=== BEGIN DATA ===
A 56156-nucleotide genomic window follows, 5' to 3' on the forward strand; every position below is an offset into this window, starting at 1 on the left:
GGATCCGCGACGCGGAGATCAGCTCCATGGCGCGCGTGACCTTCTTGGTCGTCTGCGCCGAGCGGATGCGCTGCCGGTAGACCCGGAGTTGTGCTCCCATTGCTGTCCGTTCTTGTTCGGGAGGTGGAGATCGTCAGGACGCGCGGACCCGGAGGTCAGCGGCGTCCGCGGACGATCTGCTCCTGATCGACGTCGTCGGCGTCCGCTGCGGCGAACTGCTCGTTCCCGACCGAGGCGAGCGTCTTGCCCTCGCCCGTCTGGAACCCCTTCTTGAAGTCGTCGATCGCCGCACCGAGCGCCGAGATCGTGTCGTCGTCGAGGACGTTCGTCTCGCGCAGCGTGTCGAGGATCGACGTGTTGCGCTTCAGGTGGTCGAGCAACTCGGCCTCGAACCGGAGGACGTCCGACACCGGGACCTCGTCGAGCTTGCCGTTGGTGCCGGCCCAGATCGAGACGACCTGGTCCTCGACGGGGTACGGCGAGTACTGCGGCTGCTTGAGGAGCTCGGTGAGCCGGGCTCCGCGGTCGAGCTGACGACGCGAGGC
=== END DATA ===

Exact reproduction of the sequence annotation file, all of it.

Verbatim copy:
A 56156-nucleotide genomic window follows, 5' to 3' on the forward strand; every position below is an offset into this window, starting at 1 on the left:
GGATCCGCGACGCGGAGATCAGCTCCATGGCGCGCGTGACCTTCTTGGTCGTCTGCGCCGAGCGGATGCGCTGCCGGTAGACCCGGAGTTGTGCTCCCATTGCTGTCCGTTCTTGTTCGGGAGGTGGAGATCGTCAGGACGCGCGGACCCGGAGGTCAGCGGCGTCCGCGGACGATCTGCTCCTGATCGACGTCGTCGGCGTCCGCTGCGGCGAACTGCTCGTTCCCGACCGAGGCGAGCGTCTTGCCCTCGCCCGTCTGGAACCCCTTCTTGAAGTCGTCGATCGCCGCACCGAGCGCCGAGATCGTGTCGTCGTCGAGGACGTTCGTCTCGCGCAGCGTGTCGAGGATCGACGTGTTGCGCTTCAGGTGGTCGAGCAACTCGGCCTCGAACCGGAGGACGTCCGACACCGGGACCTCGTCGAGCTTGCCGTTGGTGCCGGCCCAGATCGAGACGACCTGGTCCTCGACGGGGTACGGCGAGTACTGCGGCTGCTTGAGGAGCTCGGTGAGCCGGGCTCCGCGGTCGAGCTGACGACGCGAGGC